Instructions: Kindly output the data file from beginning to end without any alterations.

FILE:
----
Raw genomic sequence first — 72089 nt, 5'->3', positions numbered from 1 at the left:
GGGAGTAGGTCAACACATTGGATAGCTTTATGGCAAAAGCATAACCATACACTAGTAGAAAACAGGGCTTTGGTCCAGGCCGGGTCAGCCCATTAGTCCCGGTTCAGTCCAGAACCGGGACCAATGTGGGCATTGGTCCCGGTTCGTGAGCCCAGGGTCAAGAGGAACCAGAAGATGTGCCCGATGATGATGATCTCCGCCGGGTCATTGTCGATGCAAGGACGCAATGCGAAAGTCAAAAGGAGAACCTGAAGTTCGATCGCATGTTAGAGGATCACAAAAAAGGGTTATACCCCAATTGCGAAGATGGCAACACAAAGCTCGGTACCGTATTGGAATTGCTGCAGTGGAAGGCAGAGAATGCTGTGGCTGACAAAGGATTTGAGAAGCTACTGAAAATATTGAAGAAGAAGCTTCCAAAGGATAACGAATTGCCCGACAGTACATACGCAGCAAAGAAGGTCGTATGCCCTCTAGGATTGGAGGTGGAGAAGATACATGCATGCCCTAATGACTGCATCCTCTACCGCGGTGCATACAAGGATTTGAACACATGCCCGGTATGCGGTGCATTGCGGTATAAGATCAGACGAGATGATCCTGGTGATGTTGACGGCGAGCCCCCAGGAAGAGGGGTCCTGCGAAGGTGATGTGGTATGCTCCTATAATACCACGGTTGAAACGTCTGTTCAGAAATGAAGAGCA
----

Raw genomic sequence first — 72089 nt, 5'->3', positions numbered from 1 at the left:
GGGAGTAGGTCAACACATTGGATAGCTTTATGGCAAAAGCATAACCATACACTAGTAGAAAACAGGGCTTTGGTCCAGGCCGGGTCAGCCCATTAGTCCCGGTTCAGTCCAGAACCGGGACCAATGTGGGCATTGGTCCCGGTTCGTGAGCCCAGGGTCAAGAGGAACCAGAAGATGTGCCCGATGATGATGATCTCCGCCGGGTCATTGTCGATGCAAGGACGCAATGCGAAAGTCAAAAGGAGAACCTGAAGTTCGATCGCATGTTAGAGGATCACAAAAAAGGGTTATACCCCAATTGCGAAGATGGCAACACAAAGCTCGGTACCGTATTGGAATTGCTGCAGTGGAAGGCAGAGAATGCTGTGGCTGACAAAGGATTTGAGAAGCTACTGAAAATATTGAAGAAGAAGCTTCCAAAGGATAACGAATTGCCCGACAGTACATACGCAGCAAAGAAGGTCGTATGCCCTCTAGGATTGGAGGTGGAGAAGATACATGCATGCCCTAATGACTGCATCCTCTACCGCGGTGCATACAAGGATTTGAACACATGCCCGGTATGCGGTGCATTGCGGTATAAGATCAGACGAGATGATCCTGGTGATGTTGACGGCGAGCCCCCAGGAAGAGGGGTCCTGCGAAGGTGATGTGGTATGCTCCTATAATACCACGGTTGAAACGTCTGTTCAGAAATGAAGAGCA